How to Prepare for a Camping Trip

There is nothing more relaxing than spending some time camping in the woods or at the beach.
You can’t beat getting back to nature, enjoying the fresh air and beautiful surroundings. You can choose to camp
at primitive sites (no plumbing or electricity) or one of many campgrounds that provide everything from showers
to swimming pools. If you choose the more primitive route (it’s more fun), make sure to bring these items before
leaving home.

1. Get a good quality tent. Remember, you get what you pay for. Poor quality tents will leak
if it rains and rip easily. Camping can be a little rough, so make sure your tent can stand up to nature.

2. The tent should be large enough for whomever is going to sleep in it, plus their gear. Tents
are normally rated according to how many people can sleep comfortably, but these ratings are a bit liberal. Buy
a tent that is rated at least one more person than will actually occupy the tent. For example, if you and your
spouse will be the only ones in the tent, buy one that is rated for at least three people. You’ll have more room
and be much more comfortable in case you’re stuck in there during bad weather.

3. Get an air mattress. It really sucks trying to sleep on rocks and twigs. Most times, people
are prevented from enjoying camping because of bad sleeping conditions. But a good nights sleep in the woods will
keep you going back for more. Air mattresses come in every standard bed size. Buy yourself an air pump for mattresses.
A good one will plug into your cigarette lighter and only cost about $15. They inflate a king size mattress in
about 2 minutes.

4. Unless you’ll be camping in warm regions, you will need a sleeping bag. They are rated according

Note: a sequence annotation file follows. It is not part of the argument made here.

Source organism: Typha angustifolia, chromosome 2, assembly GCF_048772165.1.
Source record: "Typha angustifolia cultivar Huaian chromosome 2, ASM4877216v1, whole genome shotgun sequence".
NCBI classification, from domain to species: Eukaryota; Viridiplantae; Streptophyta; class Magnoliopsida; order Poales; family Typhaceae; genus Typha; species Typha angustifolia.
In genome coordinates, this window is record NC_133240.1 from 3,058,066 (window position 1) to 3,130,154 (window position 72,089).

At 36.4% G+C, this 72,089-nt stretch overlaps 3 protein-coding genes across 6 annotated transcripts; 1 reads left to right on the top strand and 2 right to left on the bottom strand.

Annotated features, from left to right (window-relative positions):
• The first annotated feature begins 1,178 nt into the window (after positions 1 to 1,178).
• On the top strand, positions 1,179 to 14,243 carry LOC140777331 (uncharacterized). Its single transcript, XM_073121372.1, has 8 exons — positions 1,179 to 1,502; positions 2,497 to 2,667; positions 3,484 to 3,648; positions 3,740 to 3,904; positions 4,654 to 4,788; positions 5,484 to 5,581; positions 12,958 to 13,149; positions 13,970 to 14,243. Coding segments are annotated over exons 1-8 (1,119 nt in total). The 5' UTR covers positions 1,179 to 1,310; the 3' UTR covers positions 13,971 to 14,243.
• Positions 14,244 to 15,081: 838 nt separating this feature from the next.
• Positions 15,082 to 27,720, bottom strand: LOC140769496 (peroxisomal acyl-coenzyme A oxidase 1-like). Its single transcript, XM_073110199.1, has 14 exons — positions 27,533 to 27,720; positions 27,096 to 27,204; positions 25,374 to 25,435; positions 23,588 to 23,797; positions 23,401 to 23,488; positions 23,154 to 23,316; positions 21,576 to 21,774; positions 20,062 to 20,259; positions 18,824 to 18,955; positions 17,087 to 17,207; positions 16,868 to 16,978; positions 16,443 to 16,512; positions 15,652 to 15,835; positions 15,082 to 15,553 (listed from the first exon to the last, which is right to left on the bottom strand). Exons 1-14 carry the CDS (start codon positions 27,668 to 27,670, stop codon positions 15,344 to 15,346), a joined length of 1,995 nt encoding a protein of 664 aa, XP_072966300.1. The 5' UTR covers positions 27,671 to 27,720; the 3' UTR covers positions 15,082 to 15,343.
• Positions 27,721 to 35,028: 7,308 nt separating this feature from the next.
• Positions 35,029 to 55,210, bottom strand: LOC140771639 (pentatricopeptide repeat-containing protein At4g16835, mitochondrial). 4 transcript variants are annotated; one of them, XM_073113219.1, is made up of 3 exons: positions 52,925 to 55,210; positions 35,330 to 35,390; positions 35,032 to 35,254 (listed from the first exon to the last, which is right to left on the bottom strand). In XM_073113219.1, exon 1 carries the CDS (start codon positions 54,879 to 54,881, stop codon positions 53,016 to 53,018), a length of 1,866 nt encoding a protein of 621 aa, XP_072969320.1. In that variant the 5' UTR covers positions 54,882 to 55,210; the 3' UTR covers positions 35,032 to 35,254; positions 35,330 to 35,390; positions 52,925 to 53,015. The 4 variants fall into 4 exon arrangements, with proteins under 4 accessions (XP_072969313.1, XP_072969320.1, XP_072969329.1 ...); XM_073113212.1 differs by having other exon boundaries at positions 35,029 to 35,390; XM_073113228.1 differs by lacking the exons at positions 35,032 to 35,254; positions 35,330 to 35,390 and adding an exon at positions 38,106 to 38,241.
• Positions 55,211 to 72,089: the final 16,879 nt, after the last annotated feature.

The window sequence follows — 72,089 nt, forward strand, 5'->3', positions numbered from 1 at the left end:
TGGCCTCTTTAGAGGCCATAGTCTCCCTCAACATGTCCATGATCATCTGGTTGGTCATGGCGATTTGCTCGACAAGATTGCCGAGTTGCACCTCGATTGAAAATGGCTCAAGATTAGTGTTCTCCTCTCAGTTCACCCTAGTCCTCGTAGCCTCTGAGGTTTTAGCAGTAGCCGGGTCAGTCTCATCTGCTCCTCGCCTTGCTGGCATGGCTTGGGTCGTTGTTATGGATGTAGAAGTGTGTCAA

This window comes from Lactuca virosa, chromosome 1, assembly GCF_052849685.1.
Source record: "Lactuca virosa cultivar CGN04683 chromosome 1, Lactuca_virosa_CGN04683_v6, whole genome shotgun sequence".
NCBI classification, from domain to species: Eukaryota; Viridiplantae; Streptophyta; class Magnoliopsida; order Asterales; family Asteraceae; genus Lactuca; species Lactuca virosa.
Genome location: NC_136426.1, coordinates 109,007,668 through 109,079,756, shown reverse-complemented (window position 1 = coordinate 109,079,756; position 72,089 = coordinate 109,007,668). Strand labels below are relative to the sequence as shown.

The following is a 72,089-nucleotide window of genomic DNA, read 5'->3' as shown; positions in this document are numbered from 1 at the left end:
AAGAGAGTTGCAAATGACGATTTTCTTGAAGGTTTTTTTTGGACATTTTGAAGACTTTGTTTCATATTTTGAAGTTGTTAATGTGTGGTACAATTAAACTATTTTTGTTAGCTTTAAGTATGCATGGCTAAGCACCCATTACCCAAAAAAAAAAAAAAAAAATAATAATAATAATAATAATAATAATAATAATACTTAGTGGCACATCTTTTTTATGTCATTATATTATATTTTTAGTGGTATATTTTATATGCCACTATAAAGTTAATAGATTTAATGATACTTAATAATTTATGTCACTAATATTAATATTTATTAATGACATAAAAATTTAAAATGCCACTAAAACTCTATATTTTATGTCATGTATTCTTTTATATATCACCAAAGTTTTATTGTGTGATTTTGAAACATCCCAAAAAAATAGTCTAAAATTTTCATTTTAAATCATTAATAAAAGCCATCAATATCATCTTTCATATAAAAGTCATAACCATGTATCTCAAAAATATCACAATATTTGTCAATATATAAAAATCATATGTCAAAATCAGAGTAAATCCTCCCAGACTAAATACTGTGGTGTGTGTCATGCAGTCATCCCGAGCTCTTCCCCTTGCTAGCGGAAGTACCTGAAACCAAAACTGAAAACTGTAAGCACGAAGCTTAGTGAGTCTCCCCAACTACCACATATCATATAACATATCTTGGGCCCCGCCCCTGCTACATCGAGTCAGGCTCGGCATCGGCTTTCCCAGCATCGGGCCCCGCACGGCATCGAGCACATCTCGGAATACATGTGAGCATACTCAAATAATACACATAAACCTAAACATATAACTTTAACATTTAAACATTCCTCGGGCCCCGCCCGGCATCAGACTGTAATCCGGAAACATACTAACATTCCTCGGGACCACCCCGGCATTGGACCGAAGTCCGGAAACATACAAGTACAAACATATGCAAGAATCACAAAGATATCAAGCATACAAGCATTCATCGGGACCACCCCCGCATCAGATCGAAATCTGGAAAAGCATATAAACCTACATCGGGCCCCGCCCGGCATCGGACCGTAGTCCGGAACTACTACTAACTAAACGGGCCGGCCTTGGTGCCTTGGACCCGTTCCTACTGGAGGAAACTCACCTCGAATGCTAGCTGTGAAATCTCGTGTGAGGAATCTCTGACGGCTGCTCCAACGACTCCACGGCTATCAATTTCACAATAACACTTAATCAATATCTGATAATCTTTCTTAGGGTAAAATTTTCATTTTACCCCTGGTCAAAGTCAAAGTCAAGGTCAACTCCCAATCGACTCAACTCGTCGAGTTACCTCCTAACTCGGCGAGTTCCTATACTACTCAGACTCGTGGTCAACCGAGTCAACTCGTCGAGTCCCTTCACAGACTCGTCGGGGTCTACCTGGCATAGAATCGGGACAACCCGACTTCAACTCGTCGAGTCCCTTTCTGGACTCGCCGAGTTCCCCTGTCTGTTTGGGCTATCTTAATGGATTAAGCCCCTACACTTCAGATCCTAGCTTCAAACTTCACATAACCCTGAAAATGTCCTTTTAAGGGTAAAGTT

temperature. You’re best off buying sleeping bags that are rated for the extreme temperatures in the area you’ll
be camping. Excuse the cliché, but better safe than sorry.

5. Decide if you want to use propane or gas accessories. The lanterns and stove you will need
use either propane or gas. Choose one or the other to make it easier. We recommend propane. It’s safer and cleaner,
but slightly more expensive. The propane comes in small cylinders that connect to both lanterns and stoves. Prepare
to use two cylinders for each lantern every three days. One cylinder will last two or three days for the stove.

6. Prepare a menu for the entire trip. Include breakfast, lunch, dinner, snacks and beverages.
Make a list of all the cooking utensils you’ll need for these items.

Real Camping

7. Here is a list of other necessities you should have:

° All items listed in steps 1-6.

° Dry, seasoned wood for a nice campfire.

° Flashlights with working batteries (One flashlight per

° Rope (There are many reasons to bring rope, so make sure
you have at least 100 ft of sturdy nylon rope).

° Tarp (The bigger the better. They make a great roof in
case of rain).

° Plastic tub for washing dishes.

° Hand and dish soap.

° Toilet Paper, tissues, napkins, paper towels.

° Knife and ax.

° Recreational items (Bikes, fishing equipment, books,
games, hammock, etc.).

° Clothes (Jackets, sweaters, rain gear, foot wear).

° Five gallon water jug. (Most public campgrounds will
have fresh water, but you’ll need something to keep it in).

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